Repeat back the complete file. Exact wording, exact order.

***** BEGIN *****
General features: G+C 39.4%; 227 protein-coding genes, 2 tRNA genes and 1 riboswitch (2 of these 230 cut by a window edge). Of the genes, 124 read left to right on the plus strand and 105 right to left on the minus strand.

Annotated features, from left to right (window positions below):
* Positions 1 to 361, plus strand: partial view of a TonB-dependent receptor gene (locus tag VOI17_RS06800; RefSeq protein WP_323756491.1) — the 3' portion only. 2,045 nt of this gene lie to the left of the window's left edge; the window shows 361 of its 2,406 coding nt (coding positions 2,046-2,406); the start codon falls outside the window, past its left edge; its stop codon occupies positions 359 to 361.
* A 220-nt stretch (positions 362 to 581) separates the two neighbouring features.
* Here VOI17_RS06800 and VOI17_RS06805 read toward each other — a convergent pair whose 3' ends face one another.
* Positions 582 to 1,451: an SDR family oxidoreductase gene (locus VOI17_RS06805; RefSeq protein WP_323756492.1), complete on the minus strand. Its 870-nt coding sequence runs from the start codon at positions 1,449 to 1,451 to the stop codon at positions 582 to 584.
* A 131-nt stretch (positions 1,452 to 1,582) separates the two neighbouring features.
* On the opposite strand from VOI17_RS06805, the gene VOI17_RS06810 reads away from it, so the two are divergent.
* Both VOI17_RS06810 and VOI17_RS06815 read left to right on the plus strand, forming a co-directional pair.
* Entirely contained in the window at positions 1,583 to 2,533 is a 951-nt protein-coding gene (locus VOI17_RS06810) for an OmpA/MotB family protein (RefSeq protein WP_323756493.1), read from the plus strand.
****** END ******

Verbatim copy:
General features: G+C 39.4%; 227 protein-coding genes, 2 tRNA genes and 1 riboswitch (2 of these 230 cut by a window edge). Of the genes, 124 read left to right on the plus strand and 105 right to left on the minus strand.

Annotated features, from left to right (window positions below):
* Positions 1 to 361, plus strand: partial view of a TonB-dependent receptor gene (locus tag VOI17_RS06800; RefSeq protein WP_323756491.1) — the 3' portion only. 2,045 nt of this gene lie to the left of the window's left edge; the window shows 361 of its 2,406 coding nt (coding positions 2,046-2,406); the start codon falls outside the window, past its left edge; its stop codon occupies positions 359 to 361.
* A 220-nt stretch (positions 362 to 581) separates the two neighbouring features.
* Here VOI17_RS06800 and VOI17_RS06805 read toward each other — a convergent pair whose 3' ends face one another.
* Positions 582 to 1,451: an SDR family oxidoreductase gene (locus VOI17_RS06805; RefSeq protein WP_323756492.1), complete on the minus strand. Its 870-nt coding sequence runs from the start codon at positions 1,449 to 1,451 to the stop codon at positions 582 to 584.
* A 131-nt stretch (positions 1,452 to 1,582) separates the two neighbouring features.
* On the opposite strand from VOI17_RS06805, the gene VOI17_RS06810 reads away from it, so the two are divergent.
* Both VOI17_RS06810 and VOI17_RS06815 read left to right on the plus strand, forming a co-directional pair.
* Entirely contained in the window at positions 1,583 to 2,533 is a 951-nt protein-coding gene (locus VOI17_RS06810) for an OmpA/MotB family protein (RefSeq protein WP_323756493.1), read from the plus strand.